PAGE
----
Okay, I admit I was frustrated. But I did what I usually do when I feel down: embark on something mentally challenging that distracts me from my vulnerable emotional self. Hmm, let’s see how other guys would score. Like … Scott Fitzgerald and William Faulkner. I found some online excerpts from their best-known novels and put some paragraphs under the merciless lens of the mighty software.
Talent ranking should be the privilege of humans
As I expected, Scott Fitzgerald got As, but Faulkner mostly scored Bs, Cs and Ds (!). The 'sound' of 'fury' was buzzing in my head. He was a brilliant writer and his baroque writing style must be amazing (to use a fashionable talent-acknowledging word), since he won a Nobel prize. And now this machine declares him barely readable.
I’m not saying that being in the same scoring area makes me even remotely related to those outstanding writers. I’m saying that talent is to be enjoyed, and not graded. And if, for some reasons, a ranking is needed, this is the privilege of readers and fellow minds. Even so, a hierarchy of value would be highly subjective, depending on the audience and on the context.
But the machine works with patterns preferred by the majority of online readers, and so exceptional and extraordinary no longer fit into the paradigm of value. They are outlaws, because they break the law of averageness. Or shall I say averageability [sic], just to tease the software a little more? I was about to call this whole paradox an oxymoron, but I won't. It's just too risky. What if the machine doesn't pardon my French and logs me out?
Give writing some space
I think writing is a wonderland and it would be a pity to put limits to imagination and diversity. To confine 'high-quality' into patterns and parameters.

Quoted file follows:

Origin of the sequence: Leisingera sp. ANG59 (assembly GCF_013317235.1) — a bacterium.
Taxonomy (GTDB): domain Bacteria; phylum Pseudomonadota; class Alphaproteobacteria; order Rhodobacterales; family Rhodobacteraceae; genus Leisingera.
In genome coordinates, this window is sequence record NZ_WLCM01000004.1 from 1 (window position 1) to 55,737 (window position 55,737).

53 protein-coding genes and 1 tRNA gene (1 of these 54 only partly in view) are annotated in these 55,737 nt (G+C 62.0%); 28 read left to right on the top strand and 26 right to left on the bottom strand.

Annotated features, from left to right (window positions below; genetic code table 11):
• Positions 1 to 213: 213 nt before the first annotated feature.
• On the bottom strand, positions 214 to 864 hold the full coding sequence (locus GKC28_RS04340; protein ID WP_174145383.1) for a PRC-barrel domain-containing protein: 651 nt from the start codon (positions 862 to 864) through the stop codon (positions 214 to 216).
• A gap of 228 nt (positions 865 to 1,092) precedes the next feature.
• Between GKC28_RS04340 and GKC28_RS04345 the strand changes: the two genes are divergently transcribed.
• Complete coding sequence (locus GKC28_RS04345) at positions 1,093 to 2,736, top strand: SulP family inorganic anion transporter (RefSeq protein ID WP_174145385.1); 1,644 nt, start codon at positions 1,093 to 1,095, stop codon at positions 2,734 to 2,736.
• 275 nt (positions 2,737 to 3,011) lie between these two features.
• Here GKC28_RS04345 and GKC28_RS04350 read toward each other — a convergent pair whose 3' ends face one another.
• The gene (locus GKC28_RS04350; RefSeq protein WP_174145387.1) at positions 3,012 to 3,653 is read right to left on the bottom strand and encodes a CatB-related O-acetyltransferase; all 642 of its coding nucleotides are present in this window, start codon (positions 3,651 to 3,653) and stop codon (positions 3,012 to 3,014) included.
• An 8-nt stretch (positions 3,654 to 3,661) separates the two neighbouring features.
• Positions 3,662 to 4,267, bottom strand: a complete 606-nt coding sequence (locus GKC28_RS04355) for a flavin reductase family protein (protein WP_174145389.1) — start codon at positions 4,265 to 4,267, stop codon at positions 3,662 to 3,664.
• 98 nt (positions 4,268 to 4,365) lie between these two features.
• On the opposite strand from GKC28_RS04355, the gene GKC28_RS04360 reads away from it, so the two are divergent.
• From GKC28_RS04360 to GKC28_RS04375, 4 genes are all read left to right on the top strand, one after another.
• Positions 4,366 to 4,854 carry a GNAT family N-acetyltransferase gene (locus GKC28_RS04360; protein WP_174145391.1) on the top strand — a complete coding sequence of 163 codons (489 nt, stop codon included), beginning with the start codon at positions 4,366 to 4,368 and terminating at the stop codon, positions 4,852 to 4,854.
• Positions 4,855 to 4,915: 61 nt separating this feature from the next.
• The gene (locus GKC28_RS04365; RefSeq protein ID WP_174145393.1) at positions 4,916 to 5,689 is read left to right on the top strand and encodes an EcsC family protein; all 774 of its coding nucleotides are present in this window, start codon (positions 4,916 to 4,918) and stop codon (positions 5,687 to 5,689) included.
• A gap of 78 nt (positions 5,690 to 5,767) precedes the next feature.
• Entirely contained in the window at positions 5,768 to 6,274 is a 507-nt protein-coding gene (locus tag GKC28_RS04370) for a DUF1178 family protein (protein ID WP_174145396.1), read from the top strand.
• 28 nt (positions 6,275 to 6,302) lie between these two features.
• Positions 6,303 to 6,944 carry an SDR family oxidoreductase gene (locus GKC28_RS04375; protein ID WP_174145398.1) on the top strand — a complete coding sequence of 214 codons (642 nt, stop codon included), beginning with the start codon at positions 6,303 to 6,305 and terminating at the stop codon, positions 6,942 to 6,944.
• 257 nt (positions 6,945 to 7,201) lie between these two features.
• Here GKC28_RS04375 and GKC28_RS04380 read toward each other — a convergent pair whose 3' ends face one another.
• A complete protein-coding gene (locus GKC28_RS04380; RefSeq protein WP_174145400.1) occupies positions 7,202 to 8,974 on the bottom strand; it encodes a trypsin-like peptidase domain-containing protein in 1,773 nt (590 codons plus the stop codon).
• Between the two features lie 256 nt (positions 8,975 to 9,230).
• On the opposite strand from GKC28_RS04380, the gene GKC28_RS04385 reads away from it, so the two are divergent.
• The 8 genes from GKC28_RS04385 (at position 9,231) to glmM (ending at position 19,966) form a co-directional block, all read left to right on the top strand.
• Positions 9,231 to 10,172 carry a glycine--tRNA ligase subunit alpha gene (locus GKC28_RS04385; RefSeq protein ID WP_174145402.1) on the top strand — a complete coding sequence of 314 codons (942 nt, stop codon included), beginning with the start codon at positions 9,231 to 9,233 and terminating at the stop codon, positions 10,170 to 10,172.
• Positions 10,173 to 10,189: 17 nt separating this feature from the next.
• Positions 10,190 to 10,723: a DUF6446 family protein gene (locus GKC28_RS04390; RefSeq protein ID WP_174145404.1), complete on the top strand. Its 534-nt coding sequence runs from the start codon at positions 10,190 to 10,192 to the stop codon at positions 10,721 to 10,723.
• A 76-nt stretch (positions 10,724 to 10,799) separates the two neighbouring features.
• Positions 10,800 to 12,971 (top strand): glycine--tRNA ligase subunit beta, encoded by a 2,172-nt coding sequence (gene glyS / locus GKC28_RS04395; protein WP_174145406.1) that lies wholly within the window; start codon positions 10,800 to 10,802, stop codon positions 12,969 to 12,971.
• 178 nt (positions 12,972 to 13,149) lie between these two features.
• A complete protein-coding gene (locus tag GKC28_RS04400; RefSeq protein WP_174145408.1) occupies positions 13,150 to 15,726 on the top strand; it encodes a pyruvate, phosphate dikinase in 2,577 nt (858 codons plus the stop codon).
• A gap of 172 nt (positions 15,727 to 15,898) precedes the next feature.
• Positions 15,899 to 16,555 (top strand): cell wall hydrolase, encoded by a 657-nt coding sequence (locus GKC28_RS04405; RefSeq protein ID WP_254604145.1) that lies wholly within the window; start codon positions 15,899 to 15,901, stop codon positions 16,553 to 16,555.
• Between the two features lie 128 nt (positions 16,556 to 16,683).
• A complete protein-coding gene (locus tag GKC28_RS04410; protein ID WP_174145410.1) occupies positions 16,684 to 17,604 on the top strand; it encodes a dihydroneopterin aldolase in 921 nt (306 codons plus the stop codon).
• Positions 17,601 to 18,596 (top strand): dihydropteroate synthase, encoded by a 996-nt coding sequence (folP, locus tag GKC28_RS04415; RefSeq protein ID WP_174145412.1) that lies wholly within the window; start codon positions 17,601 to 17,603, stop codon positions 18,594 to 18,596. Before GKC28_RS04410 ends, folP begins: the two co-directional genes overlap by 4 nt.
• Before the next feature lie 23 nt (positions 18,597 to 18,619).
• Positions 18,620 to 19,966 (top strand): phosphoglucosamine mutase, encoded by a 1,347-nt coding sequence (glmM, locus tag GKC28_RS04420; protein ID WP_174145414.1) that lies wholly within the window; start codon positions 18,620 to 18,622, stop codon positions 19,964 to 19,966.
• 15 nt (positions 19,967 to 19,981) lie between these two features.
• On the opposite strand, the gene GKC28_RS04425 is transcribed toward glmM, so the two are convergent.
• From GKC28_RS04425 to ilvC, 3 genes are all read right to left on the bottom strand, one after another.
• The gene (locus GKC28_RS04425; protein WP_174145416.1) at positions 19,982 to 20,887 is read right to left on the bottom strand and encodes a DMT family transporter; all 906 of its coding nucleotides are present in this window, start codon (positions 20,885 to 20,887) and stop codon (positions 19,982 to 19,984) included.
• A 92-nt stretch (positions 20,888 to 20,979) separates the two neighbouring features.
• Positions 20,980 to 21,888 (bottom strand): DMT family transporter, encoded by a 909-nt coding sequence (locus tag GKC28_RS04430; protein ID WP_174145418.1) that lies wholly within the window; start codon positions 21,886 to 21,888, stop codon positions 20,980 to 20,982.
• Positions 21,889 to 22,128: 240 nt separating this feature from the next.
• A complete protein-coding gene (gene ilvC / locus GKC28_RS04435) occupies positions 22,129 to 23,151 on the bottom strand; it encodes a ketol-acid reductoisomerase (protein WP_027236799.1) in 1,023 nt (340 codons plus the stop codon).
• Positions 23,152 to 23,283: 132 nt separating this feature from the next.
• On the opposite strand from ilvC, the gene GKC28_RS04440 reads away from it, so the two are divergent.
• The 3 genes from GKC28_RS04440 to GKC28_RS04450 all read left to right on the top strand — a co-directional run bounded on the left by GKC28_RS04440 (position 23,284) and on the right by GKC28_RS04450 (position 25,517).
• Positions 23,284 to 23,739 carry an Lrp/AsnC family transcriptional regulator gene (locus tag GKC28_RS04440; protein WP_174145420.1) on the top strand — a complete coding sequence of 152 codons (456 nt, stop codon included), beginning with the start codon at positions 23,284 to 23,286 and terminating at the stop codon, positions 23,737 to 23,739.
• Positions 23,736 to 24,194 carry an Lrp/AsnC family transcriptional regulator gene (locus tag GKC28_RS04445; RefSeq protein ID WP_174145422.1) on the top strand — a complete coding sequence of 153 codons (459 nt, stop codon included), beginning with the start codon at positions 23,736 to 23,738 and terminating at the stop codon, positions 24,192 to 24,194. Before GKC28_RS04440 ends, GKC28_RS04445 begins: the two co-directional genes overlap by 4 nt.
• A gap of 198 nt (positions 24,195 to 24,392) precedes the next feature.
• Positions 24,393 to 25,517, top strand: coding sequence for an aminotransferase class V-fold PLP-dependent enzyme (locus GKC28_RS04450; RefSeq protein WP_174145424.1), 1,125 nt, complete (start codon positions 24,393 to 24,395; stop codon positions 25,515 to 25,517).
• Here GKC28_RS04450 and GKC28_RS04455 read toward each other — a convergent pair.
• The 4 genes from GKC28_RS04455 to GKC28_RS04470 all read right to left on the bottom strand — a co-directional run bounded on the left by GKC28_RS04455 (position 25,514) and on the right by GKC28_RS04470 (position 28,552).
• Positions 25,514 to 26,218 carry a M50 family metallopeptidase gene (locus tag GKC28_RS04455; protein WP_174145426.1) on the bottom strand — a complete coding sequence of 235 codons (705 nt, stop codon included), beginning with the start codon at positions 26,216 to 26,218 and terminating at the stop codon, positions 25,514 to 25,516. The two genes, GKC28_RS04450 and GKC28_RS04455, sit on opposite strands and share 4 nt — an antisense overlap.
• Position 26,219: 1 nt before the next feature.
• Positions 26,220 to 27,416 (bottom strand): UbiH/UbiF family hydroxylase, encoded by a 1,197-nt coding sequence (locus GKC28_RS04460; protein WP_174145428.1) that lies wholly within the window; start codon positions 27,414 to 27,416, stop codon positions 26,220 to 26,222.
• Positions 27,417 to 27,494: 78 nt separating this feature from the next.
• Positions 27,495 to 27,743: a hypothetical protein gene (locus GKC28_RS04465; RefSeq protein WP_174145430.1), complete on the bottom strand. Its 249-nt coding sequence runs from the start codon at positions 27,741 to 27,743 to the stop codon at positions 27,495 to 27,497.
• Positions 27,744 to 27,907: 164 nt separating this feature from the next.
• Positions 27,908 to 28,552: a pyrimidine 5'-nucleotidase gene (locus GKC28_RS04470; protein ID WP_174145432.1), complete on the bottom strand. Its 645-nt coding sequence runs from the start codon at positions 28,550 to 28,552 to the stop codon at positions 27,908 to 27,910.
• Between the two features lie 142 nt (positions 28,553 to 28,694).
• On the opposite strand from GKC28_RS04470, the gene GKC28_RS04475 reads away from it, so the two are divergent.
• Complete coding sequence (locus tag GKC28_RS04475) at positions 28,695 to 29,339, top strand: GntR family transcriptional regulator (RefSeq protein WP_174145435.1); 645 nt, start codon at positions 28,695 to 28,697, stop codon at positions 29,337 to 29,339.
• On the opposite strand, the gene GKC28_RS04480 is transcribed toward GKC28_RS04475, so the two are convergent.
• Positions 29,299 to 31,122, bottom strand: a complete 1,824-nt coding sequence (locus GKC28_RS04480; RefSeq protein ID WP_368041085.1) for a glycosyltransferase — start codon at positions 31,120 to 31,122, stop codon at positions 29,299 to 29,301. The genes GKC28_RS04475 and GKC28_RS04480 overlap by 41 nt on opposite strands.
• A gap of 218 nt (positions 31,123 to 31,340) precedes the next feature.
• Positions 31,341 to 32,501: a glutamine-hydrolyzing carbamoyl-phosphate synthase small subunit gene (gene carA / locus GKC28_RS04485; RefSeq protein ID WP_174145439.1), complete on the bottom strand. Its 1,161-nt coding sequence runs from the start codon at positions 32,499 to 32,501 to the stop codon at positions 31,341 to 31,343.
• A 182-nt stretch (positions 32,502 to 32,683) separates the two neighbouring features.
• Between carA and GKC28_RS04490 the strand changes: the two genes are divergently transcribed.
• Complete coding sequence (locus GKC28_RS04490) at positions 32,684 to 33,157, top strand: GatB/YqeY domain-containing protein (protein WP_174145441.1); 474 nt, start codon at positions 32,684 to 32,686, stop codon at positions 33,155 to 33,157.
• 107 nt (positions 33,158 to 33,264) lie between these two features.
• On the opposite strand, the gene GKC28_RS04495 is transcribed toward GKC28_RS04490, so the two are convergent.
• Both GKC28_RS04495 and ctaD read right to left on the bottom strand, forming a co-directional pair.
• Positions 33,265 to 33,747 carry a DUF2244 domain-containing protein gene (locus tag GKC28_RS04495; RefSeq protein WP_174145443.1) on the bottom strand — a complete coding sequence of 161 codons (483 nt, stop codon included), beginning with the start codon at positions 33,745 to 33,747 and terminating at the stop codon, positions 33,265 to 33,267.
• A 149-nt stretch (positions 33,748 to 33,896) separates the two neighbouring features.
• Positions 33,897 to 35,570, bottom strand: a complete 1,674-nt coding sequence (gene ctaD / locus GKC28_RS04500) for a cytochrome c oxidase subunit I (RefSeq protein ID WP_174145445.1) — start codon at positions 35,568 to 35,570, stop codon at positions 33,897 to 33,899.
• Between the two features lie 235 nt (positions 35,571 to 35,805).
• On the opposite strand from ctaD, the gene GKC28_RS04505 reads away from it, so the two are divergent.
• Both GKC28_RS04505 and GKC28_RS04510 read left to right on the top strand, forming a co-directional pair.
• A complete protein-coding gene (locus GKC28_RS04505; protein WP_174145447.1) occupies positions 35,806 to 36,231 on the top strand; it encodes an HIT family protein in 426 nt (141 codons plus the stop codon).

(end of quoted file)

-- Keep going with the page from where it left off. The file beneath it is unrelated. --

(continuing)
I’ll never be a woman of few words. Never ever. I’ll always have arborescent ideas – with many words, as many as the leaves on a healthy branch. See? It’s not even my fault. It’s the way my brain's wiring, possibly my elin [sic], takes control. As minimalistic as I may be in other areas of my life, I’ll always love to talk and think in many words. Long ones, for extra flavor. Maybe it’s a way to compensate and reach balance. I’m a Libra, by the way.
The machine, as I call it, can be a useful tool, up to a point. I just think that it shouldn’t have the last word in content writing. Try to imagine what would happen if similar software set the standards in lifestyle, arts and architecture, for instance.
Then all skirts should have the same length range and a pre-defined set of colors and accessories. Or all buildings should have a limited number of doors and windows. Recesses only on their left sides and not too many balconies. Or paintings should use a limited set of hues, and recipes should combine only certain ingredients.
It’s just not fair to patternize [sic] creativity! Check this for readability.
Did I hear a shush? What? Oh, it’s not good for my brand. You’re right. I’m too cloudy, not azurial enough.
Az ...urish ... maybe ?!